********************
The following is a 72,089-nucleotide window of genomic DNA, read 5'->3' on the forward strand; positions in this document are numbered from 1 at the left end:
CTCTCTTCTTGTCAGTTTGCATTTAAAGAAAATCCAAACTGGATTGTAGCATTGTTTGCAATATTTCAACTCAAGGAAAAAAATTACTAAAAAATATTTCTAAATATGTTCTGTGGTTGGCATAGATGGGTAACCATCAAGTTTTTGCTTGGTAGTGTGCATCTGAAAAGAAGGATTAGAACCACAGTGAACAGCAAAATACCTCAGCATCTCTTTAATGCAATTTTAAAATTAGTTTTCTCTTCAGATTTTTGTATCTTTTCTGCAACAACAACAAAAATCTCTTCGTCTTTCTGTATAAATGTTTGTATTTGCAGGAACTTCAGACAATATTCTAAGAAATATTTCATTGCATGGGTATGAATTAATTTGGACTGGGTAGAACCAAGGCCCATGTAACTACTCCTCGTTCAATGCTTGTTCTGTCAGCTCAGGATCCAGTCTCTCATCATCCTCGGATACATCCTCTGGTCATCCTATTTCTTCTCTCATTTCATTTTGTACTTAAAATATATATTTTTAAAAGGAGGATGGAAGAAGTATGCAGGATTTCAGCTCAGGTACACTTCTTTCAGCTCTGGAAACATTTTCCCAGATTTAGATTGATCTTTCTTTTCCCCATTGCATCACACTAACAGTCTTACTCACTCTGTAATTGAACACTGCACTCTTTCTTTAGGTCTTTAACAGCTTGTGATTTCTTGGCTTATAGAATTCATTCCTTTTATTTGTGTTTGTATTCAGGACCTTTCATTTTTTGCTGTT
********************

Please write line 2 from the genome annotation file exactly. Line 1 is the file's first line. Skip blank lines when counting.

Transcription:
CTCTCTTCTTGTCAGTTTGCATTTAAAGAAAATCCAAACTGGATTGTAGCATTGTTTGCAATATTTCAACTCAAGGAAAAAAATTACTAAAAAATATTTCTAAATATGTTCTGTGGTTGGCATAGATGGGTAACCATCAAGTTTTTGCTTGGTAGTGTGCATCTGAAAAGAAGGATTAGAACCACAGTGAACAGCAAAATACCTCAGCATCTCTTTAATGCAATTTTAAAATTAGTTTTCTCTTCAGATTTTTGTATCTTTTCTGCAACAACAACAAAAATCTCTTCGTCTTTCTGTATAAATGTTTGTATTTGCAGGAACTTCAGACAATATTCTAAGAAATATTTCATTGCATGGGTATGAATTAATTTGGACTGGGTAGAACCAAGGCCCATGTAACTACTCCTCGTTCAATGCTTGTTCTGTCAGCTCAGGATCCAGTCTCTCATCATCCTCGGATACATCCTCTGGTCATCCTATTTCTTCTCTCATTTCATTTTGTACTTAAAATATATATTTTTAAAAGGAGGATGGAAGAAGTATGCAGGATTTCAGCTCAGGTACACTTCTTTCAGCTCTGGAAACATTTTCCCAGATTTAGATTGATCTTTCTTTTCCCCATTGCATCACACTAACAGTCTTACTCACTCTGTAATTGAACACTGCACTCTTTCTTTAGGTCTTTAACAGCTTGTGATTTCTTGGCTTATAGAATTCATTCCTTTTATTTGTGTTTGTATTCAGGACCTTTCATTTTTTGCTGTT